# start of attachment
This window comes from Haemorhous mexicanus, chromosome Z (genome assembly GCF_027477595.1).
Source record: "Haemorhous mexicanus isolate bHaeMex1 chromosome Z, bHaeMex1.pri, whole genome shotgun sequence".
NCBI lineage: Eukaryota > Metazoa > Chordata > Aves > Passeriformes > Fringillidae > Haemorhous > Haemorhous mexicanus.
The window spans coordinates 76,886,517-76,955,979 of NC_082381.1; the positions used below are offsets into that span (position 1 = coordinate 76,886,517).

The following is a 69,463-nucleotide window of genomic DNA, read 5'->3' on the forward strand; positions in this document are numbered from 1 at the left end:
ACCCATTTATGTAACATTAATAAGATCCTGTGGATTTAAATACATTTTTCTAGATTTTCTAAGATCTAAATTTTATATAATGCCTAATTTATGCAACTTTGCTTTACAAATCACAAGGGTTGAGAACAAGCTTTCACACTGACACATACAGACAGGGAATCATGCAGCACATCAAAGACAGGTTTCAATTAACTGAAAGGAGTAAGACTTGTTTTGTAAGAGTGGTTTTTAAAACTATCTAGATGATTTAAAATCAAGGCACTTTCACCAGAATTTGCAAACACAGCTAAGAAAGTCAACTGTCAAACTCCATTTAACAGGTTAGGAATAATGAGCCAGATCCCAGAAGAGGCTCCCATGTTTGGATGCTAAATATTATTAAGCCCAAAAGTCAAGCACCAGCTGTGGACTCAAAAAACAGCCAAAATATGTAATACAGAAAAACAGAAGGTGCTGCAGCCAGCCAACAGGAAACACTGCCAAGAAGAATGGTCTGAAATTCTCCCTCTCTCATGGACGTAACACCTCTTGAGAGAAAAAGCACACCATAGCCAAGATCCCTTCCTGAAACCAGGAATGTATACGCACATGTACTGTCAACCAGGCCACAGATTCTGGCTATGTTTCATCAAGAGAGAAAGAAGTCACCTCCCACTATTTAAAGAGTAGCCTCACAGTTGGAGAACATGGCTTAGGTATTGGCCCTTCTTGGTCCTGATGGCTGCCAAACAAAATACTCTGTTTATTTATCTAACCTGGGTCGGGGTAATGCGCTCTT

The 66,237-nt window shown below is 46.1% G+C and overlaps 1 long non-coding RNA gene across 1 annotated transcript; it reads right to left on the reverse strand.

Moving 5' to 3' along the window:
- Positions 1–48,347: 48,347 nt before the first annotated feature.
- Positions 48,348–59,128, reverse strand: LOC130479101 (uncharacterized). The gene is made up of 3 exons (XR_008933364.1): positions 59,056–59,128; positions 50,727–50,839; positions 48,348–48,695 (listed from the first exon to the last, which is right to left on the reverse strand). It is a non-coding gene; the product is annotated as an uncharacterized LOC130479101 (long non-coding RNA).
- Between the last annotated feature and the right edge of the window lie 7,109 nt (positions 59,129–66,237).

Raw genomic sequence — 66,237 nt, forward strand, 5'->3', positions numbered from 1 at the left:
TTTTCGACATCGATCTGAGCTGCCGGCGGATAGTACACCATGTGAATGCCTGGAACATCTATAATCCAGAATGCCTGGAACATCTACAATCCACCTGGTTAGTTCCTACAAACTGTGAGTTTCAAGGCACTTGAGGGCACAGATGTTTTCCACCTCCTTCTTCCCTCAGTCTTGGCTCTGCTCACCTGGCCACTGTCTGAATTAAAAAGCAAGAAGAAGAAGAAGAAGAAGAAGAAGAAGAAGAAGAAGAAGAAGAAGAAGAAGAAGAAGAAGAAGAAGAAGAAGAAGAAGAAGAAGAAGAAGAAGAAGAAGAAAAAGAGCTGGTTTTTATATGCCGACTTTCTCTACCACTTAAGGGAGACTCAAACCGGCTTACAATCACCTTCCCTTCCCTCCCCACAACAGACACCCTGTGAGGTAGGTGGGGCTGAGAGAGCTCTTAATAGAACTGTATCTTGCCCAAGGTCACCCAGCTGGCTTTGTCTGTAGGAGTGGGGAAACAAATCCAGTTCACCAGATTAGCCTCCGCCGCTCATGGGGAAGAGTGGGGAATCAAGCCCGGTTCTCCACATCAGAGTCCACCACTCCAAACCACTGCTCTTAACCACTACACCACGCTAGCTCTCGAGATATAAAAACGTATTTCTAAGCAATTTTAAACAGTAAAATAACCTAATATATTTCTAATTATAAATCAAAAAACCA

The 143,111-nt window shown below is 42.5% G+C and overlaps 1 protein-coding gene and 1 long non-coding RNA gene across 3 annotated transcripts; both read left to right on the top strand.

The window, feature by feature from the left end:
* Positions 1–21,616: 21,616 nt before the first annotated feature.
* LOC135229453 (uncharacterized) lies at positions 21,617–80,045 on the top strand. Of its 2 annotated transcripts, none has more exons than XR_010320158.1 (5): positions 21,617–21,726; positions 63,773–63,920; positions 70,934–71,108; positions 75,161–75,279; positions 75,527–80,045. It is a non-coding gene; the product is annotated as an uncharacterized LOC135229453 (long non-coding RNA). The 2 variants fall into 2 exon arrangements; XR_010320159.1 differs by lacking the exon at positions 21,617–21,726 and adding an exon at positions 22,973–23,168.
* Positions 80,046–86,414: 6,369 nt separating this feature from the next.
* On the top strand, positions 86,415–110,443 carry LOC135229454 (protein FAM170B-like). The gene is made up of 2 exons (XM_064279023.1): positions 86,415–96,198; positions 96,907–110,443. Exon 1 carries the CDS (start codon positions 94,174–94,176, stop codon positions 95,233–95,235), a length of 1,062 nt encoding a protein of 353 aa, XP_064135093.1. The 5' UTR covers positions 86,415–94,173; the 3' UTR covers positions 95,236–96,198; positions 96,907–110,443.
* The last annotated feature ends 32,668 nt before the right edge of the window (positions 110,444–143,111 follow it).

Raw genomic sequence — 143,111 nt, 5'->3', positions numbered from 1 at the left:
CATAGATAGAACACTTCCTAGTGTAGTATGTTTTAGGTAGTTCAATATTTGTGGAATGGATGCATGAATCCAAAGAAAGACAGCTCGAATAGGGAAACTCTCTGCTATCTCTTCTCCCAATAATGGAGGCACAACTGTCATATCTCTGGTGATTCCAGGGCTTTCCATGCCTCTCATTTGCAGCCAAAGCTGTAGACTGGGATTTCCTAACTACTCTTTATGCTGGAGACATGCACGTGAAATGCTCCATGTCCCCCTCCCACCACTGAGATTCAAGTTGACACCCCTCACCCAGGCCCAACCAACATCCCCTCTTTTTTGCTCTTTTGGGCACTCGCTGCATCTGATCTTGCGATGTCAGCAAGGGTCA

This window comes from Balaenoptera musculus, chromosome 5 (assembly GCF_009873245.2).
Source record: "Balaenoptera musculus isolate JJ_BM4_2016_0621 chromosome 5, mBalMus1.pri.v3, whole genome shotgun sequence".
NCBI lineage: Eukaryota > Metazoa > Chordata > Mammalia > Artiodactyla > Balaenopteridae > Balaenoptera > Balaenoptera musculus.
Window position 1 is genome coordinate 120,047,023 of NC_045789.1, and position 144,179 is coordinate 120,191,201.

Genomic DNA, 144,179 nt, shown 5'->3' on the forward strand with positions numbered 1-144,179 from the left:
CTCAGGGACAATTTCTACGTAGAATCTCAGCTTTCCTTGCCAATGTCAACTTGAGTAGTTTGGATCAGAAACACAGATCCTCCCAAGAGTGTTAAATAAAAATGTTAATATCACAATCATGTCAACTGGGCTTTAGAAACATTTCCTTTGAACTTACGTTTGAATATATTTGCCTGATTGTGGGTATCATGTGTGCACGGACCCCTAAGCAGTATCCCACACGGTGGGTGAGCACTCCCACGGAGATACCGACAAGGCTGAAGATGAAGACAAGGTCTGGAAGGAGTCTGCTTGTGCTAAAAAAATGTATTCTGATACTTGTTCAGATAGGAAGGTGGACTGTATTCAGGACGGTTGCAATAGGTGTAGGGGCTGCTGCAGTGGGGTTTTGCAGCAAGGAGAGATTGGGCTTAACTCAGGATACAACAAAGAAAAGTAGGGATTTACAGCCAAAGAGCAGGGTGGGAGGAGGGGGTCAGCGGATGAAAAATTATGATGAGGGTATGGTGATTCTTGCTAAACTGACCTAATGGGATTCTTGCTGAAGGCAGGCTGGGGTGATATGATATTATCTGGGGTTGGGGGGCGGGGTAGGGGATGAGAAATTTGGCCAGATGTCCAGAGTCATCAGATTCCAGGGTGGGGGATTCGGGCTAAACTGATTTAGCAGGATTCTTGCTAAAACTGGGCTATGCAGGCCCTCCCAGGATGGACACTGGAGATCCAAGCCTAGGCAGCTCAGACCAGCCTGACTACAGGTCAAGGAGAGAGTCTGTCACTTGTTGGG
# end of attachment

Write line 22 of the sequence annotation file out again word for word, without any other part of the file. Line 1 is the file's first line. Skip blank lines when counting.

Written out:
CATAGATAGAACACTTCCTAGTGTAGTATGTTTTAGGTAGTTCAATATTTGTGGAATGGATGCATGAATCCAAAGAAAGACAGCTCGAATAGGGAAACTCTCTGCTATCTCTTCTCCCAATAATGGAGGCACAACTGTCATATCTCTGGTGATTCCAGGGCTTTCCATGCCTCTCATTTGCAGCCAAAGCTGTAGACTGGGATTTCCTAACTACTCTTTATGCTGGAGACATGCACGTGAAATGCTCCATGTCCCCCTCCCACCACTGAGATTCAAGTTGACACCCCTCACCCAGGCCCAACCAACATCCCCTCTTTTTTGCTCTTTTGGGCACTCGCTGCATCTGATCTTGCGATGTCAGCAAGGGTCA